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Caravan Import


Price: CDN$ 14.38
In Stock.
Ships from and sold by PaperbackshopCA.
13 new from CDN$ 14.15 3 used from CDN$ 9.90

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Product Details

  • Audio CD (May 9 2000)
  • SPARS Code: DDD
  • Number of Discs: 1
  • Format: Import
  • Label: Nonesuch
  • ASIN: B00004S92N
  • Average Customer Review: 4.4 out of 5 stars  See all reviews (10 customer reviews)

1. Pannonia Boundless, for string quartet
2. Canção Verdes Anos
3. Aaj Ki Raat (from the film Anamika)
4. La Muerte Chiquita
5. Turceasca
6. Szomorú Vasárnap (Gloomy Sunday)
7. Requiem Quartets (3) (Requiem for Adam), for string quartet with sound collage: Cortejo Fúnebre en el Monte Diablo (Funeral March on
8. Responso
9. Romance No.1
10. Gallop of a Thousand Horses, for string quartet, kamancheh & tombak
11. Ecstasy, for string quartet
12. Misirlou Twist, for pops orchestra (arrangement of 'Misirlou')

Customer Reviews

4.4 out of 5 stars
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Most helpful customer reviews

By A Customer on July 9 2002
Format: Audio CD
The positive part is that this is really good but I rank their last "Nuevo" higher because that one holds togheter better.
This is mostly middle eastern/central europe stuff and even if I THINK I know way some argentinian/portuguise tracks are in this (because of that argentininan tango has it roots in middle europe.. portugal cobining bandelon with portuguese fado) it feels misplaced here but artisticially it is very good performed anyway and... hows about "Miserlou Twist" then.. well composer of that old hit has his roots in Libanon so.. :-).
Anyway is this very good, fun, well played and sound, production is also something extra.
You be pleased with this if you like stringquartets with more of a folklore style but my advice is that you by this togheter with Nuevo then you have two great great discs.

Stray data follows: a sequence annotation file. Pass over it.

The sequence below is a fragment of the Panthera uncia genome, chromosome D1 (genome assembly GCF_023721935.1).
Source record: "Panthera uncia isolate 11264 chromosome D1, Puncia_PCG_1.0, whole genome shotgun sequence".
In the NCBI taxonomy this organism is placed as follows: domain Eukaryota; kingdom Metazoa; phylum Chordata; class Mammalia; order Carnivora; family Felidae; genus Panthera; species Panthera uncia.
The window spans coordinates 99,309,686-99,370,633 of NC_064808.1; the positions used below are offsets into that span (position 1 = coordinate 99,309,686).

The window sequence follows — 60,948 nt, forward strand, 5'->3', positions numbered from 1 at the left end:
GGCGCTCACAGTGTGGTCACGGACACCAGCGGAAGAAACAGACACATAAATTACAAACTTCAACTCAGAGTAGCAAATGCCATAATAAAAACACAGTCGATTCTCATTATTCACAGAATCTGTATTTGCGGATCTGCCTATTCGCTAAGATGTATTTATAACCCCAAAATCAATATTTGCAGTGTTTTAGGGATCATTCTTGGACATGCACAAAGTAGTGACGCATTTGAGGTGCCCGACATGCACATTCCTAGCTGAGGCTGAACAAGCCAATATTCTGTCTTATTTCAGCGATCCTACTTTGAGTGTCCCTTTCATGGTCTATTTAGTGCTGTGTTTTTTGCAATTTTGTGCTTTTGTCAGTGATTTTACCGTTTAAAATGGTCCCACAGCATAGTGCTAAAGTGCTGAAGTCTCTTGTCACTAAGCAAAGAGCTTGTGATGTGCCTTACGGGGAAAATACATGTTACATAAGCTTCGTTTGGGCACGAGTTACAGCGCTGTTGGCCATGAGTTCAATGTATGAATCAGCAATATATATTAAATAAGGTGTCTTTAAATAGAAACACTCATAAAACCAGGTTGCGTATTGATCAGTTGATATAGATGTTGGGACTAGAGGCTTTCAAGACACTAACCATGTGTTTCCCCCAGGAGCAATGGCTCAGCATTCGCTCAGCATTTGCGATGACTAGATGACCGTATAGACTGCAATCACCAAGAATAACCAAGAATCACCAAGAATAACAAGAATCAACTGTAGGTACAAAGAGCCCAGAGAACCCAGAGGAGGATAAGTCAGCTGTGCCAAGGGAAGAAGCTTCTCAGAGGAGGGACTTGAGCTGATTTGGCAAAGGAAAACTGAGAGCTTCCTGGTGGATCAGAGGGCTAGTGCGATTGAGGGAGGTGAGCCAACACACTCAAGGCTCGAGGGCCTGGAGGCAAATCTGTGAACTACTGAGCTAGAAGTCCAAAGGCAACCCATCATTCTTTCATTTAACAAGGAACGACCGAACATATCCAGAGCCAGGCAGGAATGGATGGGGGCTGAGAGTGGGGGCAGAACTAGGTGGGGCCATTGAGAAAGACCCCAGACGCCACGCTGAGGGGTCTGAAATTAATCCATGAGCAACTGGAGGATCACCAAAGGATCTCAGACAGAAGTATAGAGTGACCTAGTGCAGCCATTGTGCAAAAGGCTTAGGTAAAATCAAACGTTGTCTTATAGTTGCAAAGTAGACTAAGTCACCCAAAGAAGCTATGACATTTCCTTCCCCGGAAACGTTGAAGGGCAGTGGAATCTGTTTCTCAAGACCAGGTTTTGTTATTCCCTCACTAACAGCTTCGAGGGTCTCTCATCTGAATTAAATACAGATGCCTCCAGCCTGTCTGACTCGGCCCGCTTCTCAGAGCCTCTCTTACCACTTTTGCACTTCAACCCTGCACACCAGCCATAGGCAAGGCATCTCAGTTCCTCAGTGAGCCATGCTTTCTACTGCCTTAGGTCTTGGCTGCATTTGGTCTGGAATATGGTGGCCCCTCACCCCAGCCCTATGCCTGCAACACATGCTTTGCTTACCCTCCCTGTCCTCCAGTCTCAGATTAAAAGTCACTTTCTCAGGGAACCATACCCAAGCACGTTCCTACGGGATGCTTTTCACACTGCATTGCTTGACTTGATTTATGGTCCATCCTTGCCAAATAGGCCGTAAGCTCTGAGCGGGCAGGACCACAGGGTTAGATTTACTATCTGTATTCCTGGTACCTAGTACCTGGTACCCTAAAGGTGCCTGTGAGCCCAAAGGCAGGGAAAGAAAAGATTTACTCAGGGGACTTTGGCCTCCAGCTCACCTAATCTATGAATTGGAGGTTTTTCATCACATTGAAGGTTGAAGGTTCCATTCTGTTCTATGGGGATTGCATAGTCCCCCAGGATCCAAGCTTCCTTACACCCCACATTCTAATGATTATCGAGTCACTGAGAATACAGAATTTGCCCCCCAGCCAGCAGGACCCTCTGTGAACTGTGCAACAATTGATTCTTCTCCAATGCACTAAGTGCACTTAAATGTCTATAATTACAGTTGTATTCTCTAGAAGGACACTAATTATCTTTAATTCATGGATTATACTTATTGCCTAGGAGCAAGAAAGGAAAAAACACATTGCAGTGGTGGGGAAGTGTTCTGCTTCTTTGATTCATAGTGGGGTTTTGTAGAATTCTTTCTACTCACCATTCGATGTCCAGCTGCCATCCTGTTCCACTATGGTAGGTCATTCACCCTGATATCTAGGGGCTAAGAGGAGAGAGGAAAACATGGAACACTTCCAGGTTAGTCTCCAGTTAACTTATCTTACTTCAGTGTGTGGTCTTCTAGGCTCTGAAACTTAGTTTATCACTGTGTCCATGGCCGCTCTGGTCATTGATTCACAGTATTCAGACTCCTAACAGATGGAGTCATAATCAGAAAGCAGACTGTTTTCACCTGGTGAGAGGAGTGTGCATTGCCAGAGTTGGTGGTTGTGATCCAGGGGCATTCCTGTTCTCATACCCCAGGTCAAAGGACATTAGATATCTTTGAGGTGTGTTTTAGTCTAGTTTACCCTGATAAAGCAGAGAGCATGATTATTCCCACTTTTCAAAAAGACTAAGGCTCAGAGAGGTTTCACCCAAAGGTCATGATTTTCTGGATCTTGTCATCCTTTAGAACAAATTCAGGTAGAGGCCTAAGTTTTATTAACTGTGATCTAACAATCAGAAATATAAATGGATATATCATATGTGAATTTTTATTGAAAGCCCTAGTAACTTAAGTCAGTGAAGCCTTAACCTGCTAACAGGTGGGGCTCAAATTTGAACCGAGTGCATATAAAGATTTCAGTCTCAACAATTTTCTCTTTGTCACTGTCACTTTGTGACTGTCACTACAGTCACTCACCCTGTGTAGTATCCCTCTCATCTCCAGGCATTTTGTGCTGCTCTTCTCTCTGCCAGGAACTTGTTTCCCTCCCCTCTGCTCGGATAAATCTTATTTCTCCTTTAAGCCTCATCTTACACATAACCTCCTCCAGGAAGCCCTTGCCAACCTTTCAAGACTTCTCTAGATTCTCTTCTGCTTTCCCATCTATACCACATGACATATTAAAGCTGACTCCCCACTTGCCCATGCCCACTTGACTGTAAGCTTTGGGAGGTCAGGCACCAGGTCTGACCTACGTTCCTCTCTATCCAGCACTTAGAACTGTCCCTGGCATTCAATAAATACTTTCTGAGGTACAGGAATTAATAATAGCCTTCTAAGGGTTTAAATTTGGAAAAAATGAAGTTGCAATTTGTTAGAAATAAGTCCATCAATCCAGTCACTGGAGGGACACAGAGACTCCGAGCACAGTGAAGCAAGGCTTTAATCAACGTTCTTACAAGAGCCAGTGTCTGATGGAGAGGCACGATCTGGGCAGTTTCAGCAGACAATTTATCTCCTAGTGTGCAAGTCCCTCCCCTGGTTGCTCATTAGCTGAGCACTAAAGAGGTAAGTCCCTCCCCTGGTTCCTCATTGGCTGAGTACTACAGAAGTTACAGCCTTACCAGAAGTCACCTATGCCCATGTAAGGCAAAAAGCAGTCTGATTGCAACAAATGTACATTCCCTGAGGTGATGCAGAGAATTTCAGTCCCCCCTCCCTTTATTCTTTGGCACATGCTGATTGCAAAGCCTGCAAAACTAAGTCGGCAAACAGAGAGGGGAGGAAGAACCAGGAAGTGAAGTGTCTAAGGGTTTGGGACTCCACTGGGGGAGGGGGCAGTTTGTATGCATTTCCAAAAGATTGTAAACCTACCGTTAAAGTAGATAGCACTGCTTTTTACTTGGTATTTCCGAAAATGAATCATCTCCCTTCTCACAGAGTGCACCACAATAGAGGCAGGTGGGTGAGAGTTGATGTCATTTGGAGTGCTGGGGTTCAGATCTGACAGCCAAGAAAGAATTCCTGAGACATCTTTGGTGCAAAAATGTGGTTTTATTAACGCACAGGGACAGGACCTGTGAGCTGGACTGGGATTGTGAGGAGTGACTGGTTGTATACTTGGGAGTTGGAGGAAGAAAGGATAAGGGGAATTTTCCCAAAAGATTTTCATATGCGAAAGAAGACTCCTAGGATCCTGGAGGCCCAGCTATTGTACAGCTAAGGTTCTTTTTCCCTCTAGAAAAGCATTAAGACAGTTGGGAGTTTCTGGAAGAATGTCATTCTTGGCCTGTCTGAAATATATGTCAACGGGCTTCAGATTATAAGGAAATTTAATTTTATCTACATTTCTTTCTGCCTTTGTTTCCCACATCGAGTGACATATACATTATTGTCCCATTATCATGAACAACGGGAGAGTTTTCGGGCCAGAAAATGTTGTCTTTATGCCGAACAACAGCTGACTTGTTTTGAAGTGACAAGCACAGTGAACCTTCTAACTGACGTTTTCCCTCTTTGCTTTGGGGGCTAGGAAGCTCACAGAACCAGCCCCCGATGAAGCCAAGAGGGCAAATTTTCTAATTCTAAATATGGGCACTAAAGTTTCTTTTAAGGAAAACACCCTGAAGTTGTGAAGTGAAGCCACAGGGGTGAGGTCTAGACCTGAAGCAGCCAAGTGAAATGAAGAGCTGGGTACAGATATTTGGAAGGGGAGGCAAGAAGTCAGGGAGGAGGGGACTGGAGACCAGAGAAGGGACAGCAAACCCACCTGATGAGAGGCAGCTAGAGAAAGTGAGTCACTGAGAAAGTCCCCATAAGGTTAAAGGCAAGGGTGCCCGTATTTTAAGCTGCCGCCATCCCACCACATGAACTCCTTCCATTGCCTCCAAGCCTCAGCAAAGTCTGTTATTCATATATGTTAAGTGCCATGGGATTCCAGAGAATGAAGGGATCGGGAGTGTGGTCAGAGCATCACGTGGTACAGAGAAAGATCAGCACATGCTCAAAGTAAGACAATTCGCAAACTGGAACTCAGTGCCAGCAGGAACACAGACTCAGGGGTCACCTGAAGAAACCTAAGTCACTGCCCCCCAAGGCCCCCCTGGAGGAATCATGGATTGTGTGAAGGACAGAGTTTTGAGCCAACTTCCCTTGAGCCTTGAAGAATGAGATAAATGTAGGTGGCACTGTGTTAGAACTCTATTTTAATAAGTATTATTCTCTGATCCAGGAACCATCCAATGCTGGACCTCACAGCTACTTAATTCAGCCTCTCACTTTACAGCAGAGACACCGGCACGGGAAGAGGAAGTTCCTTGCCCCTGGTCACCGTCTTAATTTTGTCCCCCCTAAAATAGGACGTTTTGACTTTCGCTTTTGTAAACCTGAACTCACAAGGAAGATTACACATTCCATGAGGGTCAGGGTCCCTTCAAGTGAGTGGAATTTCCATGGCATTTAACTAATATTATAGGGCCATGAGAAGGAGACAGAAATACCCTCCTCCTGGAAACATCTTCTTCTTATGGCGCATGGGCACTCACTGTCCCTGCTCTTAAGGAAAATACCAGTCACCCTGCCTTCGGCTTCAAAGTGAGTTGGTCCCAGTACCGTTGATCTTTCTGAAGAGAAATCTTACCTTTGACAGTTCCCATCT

People used to Kronos cooperation with Glass, Steve Riech should like this but it is def. NOT minimalism att all.
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By Brad Root on Nov. 18 2000
Format: Audio CD
I've never been a fan of classical music. Being forced to listen to Mozart and such growing up in school, ugh, school has made me gain a deep hatred of famous classical composers and the like. Never thought I would ever get into classical music because it was all killed to me.
Then I heard of Kronos Quartet. They were raved about on a movie review for "Requiem for a Dream," which they are mostly responsible for the entire score on. So, I decided to give them a bit of a chance. I bought three of their albums, "Early Music," and "Kronos Quartet performs Phillip Glass." The most important of all of these is "Caravan."
The last CD I listened to, I was a little afraid to, because I figured I'd enjoy Western pieces a little more, and probably wouldn't like the more 'world' sound this album seems to say it has.
I couldn't have been more wrong, from the opening track, "Pannoia Boundless," I was in love, raving about it to everyone I knew. Every track seems to have an energy that oozes from within it, these dynamics that manage to grab me and toss me around every time. Even the weakest track, being "Cortejo Funebre en el Monte Diablo," because of the horribly synth-sounding beats, horns, and bells, still has a certain power after you get past the horrible intro of the song.